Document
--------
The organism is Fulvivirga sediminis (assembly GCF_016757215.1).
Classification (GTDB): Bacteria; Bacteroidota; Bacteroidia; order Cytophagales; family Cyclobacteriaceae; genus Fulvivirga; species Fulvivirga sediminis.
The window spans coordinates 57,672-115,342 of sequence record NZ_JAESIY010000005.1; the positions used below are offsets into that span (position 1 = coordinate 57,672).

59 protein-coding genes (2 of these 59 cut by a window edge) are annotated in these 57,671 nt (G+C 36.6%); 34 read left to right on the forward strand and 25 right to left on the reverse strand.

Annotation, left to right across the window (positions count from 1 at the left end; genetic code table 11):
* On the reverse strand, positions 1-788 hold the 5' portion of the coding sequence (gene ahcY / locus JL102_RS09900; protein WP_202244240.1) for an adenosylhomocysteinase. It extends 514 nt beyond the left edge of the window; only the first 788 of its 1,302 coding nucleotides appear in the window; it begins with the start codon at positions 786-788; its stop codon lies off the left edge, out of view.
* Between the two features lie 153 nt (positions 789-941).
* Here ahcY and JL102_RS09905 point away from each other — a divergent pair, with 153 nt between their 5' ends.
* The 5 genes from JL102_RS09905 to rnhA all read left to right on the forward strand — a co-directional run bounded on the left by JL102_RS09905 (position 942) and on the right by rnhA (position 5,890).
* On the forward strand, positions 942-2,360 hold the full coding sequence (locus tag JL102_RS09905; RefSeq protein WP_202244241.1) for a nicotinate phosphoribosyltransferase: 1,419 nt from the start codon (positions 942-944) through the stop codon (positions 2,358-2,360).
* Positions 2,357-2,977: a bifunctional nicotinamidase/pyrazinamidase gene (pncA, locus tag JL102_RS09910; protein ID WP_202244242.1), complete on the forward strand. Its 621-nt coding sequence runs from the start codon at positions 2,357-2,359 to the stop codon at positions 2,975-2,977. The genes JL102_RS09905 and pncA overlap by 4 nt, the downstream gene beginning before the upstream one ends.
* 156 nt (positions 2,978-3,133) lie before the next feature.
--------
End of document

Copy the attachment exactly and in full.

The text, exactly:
The organism is Fulvivirga sediminis (assembly GCF_016757215.1).
Classification (GTDB): Bacteria; Bacteroidota; Bacteroidia; order Cytophagales; family Cyclobacteriaceae; genus Fulvivirga; species Fulvivirga sediminis.
The window spans coordinates 57,672-115,342 of sequence record NZ_JAESIY010000005.1; the positions used below are offsets into that span (position 1 = coordinate 57,672).

59 protein-coding genes (2 of these 59 cut by a window edge) are annotated in these 57,671 nt (G+C 36.6%); 34 read left to right on the forward strand and 25 right to left on the reverse strand.

Annotation, left to right across the window (positions count from 1 at the left end; genetic code table 11):
* On the reverse strand, positions 1-788 hold the 5' portion of the coding sequence (gene ahcY / locus JL102_RS09900; protein WP_202244240.1) for an adenosylhomocysteinase. It extends 514 nt beyond the left edge of the window; only the first 788 of its 1,302 coding nucleotides appear in the window; it begins with the start codon at positions 786-788; its stop codon lies off the left edge, out of view.
* Between the two features lie 153 nt (positions 789-941).
* Here ahcY and JL102_RS09905 point away from each other — a divergent pair, with 153 nt between their 5' ends.
* The 5 genes from JL102_RS09905 to rnhA all read left to right on the forward strand — a co-directional run bounded on the left by JL102_RS09905 (position 942) and on the right by rnhA (position 5,890).
* On the forward strand, positions 942-2,360 hold the full coding sequence (locus tag JL102_RS09905; RefSeq protein WP_202244241.1) for a nicotinate phosphoribosyltransferase: 1,419 nt from the start codon (positions 942-944) through the stop codon (positions 2,358-2,360).
* Positions 2,357-2,977: a bifunctional nicotinamidase/pyrazinamidase gene (pncA, locus tag JL102_RS09910; protein ID WP_202244242.1), complete on the forward strand. Its 621-nt coding sequence runs from the start codon at positions 2,357-2,359 to the stop codon at positions 2,975-2,977. The genes JL102_RS09905 and pncA overlap by 4 nt, the downstream gene beginning before the upstream one ends.
* 156 nt (positions 2,978-3,133) lie before the next feature.